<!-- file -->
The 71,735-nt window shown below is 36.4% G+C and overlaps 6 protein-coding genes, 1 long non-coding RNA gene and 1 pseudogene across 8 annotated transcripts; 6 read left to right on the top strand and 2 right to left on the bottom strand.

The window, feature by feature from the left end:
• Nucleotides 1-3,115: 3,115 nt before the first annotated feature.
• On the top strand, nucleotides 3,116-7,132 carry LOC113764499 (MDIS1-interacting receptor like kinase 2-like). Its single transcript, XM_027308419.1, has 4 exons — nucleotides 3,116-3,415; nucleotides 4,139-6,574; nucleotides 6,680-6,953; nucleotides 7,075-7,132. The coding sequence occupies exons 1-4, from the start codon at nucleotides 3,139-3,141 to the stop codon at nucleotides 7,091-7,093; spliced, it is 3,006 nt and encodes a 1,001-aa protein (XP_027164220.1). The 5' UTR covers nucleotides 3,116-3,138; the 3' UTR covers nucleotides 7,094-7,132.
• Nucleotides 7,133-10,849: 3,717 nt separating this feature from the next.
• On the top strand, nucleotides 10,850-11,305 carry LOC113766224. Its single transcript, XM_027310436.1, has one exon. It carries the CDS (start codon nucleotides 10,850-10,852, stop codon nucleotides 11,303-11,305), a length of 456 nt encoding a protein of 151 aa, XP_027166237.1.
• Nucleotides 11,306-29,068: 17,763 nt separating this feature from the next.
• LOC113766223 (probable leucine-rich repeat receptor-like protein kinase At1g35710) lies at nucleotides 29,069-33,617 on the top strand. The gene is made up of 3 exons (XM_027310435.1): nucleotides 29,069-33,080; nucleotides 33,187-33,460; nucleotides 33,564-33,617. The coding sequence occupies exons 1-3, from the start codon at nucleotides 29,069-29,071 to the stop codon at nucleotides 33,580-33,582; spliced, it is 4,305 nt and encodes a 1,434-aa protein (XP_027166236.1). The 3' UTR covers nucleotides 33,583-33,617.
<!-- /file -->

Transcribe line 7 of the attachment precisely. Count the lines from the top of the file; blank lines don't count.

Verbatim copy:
• Nucleotides 11,306-29,068: 17,763 nt separating this feature from the next.